Renée Petropoulos

Proxy Athens June 16, 2022

Check Your Surroundings starts with a series of color images with three different size images belonging in a series of 21 images.  These were taken with a digital camera of the back- up camera inside different vehicles.  There are different ways to engage the car in reverse to shoot with the back-up camera while the hatch of the car is open and in different angles.

There are at least 6 steps involved in the exhibition:

1) A picture is shown on the car screen when the car is in reverse. 2) Artist takes a cellphone picture of that screen 3) The picture is printed on paper. 4) The print, taped on a piece of cardboard, is taken to the location of the back-up picture and a picture is taken of that print against the bigger landscape. 5) The final picture is placed on the back "wall" of the Proxy Gallery. The sixth step is that you are now seeing the Proxy exhibition through another digital screen, a computer or cell phone.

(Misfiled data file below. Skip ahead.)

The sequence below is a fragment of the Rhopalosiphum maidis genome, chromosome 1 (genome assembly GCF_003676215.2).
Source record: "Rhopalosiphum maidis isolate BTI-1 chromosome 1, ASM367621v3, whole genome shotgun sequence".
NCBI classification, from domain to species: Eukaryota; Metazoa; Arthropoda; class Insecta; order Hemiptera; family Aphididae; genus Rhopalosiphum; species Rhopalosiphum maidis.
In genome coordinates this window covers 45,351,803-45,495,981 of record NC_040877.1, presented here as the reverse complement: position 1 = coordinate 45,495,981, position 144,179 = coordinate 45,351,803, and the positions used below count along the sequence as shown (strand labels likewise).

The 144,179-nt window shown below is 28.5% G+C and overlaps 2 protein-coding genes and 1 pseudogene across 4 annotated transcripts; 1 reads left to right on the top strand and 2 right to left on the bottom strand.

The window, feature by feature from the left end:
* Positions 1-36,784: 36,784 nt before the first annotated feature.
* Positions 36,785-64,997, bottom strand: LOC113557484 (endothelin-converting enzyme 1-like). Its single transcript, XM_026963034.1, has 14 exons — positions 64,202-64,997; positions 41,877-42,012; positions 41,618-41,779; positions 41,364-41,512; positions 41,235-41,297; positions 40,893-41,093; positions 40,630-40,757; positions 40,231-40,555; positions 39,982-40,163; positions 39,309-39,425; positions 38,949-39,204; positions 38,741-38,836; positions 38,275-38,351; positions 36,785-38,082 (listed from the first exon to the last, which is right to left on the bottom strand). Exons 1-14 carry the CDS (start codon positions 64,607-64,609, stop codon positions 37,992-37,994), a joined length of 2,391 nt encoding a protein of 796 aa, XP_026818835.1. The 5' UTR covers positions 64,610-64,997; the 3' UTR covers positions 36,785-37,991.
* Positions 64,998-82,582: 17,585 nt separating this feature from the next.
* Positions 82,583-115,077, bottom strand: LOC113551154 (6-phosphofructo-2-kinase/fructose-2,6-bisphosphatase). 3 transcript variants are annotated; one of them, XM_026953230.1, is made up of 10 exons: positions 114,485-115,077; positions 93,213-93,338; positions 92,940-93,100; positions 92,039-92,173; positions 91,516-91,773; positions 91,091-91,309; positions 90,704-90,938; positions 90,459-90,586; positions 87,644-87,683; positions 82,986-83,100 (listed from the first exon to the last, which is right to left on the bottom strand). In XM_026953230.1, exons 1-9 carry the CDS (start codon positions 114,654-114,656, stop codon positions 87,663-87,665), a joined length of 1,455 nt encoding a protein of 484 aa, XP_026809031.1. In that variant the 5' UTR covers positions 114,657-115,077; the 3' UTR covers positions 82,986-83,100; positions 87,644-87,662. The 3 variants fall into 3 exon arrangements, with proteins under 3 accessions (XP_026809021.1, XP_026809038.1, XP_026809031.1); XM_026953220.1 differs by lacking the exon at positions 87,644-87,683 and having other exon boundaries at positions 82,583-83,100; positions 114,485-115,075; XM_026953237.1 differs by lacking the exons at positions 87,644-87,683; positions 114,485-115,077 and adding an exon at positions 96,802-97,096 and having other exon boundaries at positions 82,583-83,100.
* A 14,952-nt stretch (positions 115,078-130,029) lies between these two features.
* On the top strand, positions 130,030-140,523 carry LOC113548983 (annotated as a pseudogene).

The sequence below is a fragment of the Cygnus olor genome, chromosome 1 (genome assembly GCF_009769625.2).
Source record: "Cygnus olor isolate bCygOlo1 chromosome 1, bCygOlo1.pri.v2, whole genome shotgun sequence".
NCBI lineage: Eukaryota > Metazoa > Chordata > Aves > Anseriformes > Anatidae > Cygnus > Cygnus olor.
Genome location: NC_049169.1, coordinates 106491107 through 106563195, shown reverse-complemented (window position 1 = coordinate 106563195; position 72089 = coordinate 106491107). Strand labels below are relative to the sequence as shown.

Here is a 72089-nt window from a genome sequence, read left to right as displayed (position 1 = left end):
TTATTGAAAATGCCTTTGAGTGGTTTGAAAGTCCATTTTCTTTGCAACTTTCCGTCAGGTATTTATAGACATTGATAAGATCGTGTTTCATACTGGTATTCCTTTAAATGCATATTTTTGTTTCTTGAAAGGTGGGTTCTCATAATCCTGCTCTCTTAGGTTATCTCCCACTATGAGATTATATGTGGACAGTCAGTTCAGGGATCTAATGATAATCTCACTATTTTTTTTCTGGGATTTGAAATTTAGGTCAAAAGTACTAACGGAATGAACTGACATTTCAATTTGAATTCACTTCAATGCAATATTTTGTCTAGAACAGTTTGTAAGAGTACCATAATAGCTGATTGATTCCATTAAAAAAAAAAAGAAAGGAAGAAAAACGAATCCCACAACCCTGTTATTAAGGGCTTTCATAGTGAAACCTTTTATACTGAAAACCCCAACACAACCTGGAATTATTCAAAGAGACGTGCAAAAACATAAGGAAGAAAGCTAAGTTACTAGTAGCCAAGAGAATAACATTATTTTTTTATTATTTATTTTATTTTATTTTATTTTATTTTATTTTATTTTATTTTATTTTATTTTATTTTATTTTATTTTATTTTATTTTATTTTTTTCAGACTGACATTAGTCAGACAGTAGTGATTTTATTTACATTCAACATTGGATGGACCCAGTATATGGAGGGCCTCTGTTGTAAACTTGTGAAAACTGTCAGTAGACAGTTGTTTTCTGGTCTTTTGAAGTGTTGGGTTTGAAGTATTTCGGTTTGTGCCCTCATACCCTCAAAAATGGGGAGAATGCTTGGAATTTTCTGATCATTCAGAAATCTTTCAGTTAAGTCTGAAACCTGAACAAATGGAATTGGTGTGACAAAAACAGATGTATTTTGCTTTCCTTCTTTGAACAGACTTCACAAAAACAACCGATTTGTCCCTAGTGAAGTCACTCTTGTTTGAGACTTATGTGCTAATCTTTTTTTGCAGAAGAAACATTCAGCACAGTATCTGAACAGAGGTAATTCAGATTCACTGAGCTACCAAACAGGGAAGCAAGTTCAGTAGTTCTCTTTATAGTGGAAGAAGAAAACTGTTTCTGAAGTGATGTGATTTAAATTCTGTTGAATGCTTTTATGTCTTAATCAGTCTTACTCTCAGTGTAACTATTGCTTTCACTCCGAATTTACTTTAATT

Stolich's project is about sorting one camera image inside another and examining mediated urban space as well as looking at the endless reproducibility of the photograph. She does this in such a way that the pictorial content recedes into the background and we begin to see the picture within a picture within a picture.  In other pictures in her series, the photographs depict rural and urban spaces amongst Los Angeles’s vast urban sprawl .  There are pictures of pictures of control panels, and pictures of epic sceneries. This is certainly a “place” you should “check your surroundings.”   Check your Surroundings takes us to the beach and to the urban curb for fruit in Venice.  It goes in the back roads of Topanga and sees the skyline of Monterey. Each image is unique and defines rural and urban space in its own way.

Whitney Stolich

February 18-April 30, 2022